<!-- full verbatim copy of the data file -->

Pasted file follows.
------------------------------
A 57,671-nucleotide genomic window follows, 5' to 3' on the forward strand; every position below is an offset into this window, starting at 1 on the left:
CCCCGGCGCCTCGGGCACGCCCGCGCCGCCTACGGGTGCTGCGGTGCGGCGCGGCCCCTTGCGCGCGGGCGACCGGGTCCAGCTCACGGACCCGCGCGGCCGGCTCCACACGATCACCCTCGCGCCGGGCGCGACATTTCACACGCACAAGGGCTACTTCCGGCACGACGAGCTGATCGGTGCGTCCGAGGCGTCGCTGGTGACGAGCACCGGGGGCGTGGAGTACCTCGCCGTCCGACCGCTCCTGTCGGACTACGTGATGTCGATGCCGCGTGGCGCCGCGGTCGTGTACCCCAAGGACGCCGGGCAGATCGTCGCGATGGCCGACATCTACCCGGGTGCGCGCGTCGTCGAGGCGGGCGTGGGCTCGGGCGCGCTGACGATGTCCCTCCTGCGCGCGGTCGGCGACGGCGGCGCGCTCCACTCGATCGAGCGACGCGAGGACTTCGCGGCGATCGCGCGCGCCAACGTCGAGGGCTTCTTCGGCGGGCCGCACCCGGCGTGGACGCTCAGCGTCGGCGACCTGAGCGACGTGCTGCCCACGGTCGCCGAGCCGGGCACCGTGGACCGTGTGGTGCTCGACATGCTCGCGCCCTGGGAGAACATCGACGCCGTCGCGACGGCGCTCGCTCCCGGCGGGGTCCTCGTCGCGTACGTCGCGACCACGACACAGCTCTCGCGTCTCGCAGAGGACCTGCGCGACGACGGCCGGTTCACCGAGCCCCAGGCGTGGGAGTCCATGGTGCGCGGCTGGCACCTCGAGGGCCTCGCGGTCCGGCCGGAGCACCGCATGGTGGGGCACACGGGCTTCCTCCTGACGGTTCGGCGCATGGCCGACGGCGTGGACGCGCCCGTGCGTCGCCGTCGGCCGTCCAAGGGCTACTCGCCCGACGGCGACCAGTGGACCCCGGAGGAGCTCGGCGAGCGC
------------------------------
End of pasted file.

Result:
A 57,671-nucleotide genomic window follows, 5' to 3' on the forward strand; every position below is an offset into this window, starting at 1 on the left:
CCCCGGCGCCTCGGGCACGCCCGCGCCGCCTACGGGTGCTGCGGTGCGGCGCGGCCCCTTGCGCGCGGGCGACCGGGTCCAGCTCACGGACCCGCGCGGCCGGCTCCACACGATCACCCTCGCGCCGGGCGCGACATTTCACACGCACAAGGGCTACTTCCGGCACGACGAGCTGATCGGTGCGTCCGAGGCGTCGCTGGTGACGAGCACCGGGGGCGTGGAGTACCTCGCCGTCCGACCGCTCCTGTCGGACTACGTGATGTCGATGCCGCGTGGCGCCGCGGTCGTGTACCCCAAGGACGCCGGGCAGATCGTCGCGATGGCCGACATCTACCCGGGTGCGCGCGTCGTCGAGGCGGGCGTGGGCTCGGGCGCGCTGACGATGTCCCTCCTGCGCGCGGTCGGCGACGGCGGCGCGCTCCACTCGATCGAGCGACGCGAGGACTTCGCGGCGATCGCGCGCGCCAACGTCGAGGGCTTCTTCGGCGGGCCGCACCCGGCGTGGACGCTCAGCGTCGGCGACCTGAGCGACGTGCTGCCCACGGTCGCCGAGCCGGGCACCGTGGACCGTGTGGTGCTCGACATGCTCGCGCCCTGGGAGAACATCGACGCCGTCGCGACGGCGCTCGCTCCCGGCGGGGTCCTCGTCGCGTACGTCGCGACCACGACACAGCTCTCGCGTCTCGCAGAGGACCTGCGCGACGACGGCCGGTTCACCGAGCCCCAGGCGTGGGAGTCCATGGTGCGCGGCTGGCACCTCGAGGGCCTCGCGGTCCGGCCGGAGCACCGCATGGTGGGGCACACGGGCTTCCTCCTGACGGTTCGGCGCATGGCCGACGGCGTGGACGCGCCCGTGCGTCGCCGTCGGCCGTCCAAGGGCTACTCGCCCGACGGCGACCAGTGGACCCCGGAGGAGCTCGGCGAGCGC